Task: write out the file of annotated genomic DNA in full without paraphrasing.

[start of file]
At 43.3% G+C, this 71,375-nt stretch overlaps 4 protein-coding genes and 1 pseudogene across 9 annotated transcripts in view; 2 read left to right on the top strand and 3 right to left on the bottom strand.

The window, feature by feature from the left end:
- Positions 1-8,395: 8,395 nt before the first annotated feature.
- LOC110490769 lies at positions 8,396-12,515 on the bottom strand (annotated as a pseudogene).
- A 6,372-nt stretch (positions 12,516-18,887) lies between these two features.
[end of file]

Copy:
At 43.3% G+C, this 71,375-nt stretch overlaps 4 protein-coding genes and 1 pseudogene across 9 annotated transcripts in view; 2 read left to right on the top strand and 3 right to left on the bottom strand.

The window, feature by feature from the left end:
- Positions 1-8,395: 8,395 nt before the first annotated feature.
- LOC110490769 lies at positions 8,396-12,515 on the bottom strand (annotated as a pseudogene).
- A 6,372-nt stretch (positions 12,516-18,887) lies between these two features.